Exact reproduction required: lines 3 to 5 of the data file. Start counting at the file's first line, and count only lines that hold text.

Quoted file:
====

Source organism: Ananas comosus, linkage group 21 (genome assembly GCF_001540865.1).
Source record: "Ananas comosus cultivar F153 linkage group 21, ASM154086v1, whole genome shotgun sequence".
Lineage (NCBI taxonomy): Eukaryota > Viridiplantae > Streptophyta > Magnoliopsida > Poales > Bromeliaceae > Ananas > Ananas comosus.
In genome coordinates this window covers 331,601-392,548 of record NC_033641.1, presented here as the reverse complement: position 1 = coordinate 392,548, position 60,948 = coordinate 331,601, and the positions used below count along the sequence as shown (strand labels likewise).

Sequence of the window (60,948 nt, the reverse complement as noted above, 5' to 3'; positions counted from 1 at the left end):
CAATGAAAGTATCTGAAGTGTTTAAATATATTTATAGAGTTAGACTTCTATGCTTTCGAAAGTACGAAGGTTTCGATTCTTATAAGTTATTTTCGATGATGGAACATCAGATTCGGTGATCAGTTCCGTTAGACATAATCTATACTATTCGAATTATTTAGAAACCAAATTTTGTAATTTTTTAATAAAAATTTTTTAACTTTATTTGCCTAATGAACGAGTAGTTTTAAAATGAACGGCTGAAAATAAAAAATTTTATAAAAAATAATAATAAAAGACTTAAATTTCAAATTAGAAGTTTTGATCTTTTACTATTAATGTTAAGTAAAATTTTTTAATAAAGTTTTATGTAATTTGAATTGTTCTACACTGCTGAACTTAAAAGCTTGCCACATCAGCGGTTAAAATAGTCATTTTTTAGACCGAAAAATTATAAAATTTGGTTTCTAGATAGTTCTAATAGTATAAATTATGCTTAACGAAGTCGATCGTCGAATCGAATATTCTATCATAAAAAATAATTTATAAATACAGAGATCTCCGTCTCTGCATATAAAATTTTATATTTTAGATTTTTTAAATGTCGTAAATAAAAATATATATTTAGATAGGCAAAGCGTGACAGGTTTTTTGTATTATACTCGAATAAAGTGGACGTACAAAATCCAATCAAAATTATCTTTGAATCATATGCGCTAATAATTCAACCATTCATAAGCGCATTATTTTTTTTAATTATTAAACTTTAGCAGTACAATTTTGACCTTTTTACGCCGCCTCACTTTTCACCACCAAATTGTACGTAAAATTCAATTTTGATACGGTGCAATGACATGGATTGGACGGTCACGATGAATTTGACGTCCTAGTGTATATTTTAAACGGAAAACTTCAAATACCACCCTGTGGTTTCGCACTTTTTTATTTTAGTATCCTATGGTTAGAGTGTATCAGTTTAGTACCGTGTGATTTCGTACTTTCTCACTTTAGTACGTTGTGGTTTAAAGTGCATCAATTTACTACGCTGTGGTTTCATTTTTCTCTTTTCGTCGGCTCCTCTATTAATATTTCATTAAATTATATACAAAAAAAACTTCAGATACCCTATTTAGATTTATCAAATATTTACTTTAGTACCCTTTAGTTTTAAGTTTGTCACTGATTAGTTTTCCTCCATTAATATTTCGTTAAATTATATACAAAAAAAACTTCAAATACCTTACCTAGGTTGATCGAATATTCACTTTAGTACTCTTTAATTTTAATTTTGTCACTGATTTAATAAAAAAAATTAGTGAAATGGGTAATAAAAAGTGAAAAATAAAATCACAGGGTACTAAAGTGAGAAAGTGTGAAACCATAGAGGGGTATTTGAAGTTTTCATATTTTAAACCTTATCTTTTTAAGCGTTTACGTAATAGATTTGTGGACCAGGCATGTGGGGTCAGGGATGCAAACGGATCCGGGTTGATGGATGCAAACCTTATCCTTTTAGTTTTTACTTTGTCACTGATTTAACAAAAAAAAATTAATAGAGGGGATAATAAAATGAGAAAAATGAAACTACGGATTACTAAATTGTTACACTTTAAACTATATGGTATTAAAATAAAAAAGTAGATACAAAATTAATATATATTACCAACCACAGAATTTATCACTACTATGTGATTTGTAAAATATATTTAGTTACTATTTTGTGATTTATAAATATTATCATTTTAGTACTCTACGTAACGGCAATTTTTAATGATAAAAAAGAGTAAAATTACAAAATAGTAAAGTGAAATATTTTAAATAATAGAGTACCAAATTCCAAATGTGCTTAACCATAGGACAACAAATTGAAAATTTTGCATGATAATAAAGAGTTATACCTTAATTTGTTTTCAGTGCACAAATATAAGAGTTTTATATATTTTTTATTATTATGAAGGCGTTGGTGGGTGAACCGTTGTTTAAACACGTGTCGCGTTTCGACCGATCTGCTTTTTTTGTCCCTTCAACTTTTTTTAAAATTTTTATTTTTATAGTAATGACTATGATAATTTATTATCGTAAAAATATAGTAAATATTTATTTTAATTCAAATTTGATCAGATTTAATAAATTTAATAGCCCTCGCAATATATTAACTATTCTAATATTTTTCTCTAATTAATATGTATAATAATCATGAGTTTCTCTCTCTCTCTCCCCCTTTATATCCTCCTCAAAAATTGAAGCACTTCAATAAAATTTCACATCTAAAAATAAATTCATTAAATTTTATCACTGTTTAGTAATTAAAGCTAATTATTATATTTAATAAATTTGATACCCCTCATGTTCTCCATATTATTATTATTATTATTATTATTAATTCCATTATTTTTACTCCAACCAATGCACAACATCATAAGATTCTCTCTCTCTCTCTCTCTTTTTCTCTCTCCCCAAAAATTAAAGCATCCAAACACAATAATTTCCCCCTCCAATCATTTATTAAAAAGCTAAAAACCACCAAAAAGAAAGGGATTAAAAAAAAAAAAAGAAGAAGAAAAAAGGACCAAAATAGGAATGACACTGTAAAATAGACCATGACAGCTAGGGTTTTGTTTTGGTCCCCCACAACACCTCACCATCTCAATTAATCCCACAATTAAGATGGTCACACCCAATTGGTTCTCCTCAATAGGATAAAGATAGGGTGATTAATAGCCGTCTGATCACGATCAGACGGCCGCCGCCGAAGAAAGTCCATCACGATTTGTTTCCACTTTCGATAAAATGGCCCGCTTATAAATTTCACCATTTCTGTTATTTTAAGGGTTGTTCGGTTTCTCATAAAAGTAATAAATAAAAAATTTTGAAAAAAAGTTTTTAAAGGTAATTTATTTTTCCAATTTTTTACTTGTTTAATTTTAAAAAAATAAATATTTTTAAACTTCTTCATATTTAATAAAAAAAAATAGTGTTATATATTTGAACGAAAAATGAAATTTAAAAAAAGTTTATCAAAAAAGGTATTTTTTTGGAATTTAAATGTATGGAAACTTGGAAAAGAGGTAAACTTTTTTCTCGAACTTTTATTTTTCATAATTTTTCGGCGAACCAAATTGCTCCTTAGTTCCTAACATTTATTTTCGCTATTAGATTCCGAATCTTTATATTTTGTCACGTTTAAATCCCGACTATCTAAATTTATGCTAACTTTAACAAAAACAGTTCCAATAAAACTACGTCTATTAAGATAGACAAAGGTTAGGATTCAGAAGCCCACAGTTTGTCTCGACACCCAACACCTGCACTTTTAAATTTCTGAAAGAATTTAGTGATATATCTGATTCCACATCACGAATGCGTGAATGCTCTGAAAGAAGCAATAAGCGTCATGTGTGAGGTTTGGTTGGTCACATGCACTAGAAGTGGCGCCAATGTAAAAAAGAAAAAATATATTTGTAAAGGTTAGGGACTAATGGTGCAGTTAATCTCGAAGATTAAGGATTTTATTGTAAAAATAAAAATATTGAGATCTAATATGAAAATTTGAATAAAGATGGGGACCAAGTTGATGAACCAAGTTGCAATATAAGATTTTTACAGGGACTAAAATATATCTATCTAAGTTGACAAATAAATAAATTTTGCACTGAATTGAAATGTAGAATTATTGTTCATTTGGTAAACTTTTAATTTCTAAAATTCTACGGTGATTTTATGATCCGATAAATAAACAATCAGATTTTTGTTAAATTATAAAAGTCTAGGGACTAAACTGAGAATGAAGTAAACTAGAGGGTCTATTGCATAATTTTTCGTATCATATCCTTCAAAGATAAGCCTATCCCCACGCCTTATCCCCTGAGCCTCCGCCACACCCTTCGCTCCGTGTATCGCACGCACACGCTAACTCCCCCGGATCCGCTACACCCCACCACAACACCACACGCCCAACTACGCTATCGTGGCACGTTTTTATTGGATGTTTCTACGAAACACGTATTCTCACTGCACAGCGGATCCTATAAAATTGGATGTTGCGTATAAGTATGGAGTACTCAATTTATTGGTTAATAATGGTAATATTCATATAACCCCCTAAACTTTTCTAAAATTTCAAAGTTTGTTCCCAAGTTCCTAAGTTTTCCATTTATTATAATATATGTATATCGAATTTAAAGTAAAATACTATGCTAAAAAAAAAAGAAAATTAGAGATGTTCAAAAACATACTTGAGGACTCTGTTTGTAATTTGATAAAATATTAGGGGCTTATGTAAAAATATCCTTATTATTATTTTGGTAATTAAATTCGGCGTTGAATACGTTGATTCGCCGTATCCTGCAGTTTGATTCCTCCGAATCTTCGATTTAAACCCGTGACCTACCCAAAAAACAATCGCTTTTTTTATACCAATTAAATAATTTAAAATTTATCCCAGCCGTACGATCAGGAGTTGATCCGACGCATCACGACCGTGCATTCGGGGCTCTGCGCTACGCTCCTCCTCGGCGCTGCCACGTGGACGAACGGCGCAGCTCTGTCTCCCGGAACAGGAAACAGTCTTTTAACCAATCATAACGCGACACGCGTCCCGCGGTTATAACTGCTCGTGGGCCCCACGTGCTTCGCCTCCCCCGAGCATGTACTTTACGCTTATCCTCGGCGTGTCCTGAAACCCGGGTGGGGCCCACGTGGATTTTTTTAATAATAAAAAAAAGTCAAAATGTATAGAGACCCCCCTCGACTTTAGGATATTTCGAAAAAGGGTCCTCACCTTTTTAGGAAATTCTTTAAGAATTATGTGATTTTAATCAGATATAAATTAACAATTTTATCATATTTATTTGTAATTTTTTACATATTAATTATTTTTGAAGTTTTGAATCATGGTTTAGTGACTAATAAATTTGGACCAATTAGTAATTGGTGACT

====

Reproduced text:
Lineage (NCBI taxonomy): Eukaryota > Viridiplantae > Streptophyta > Magnoliopsida > Poales > Bromeliaceae > Ananas > Ananas comosus.
In genome coordinates this window covers 331,601-392,548 of record NC_033641.1, presented here as the reverse complement: position 1 = coordinate 392,548, position 60,948 = coordinate 331,601, and the positions used below count along the sequence as shown (strand labels likewise).

Sequence of the window (60,948 nt, the reverse complement as noted above, 5' to 3'; positions counted from 1 at the left end):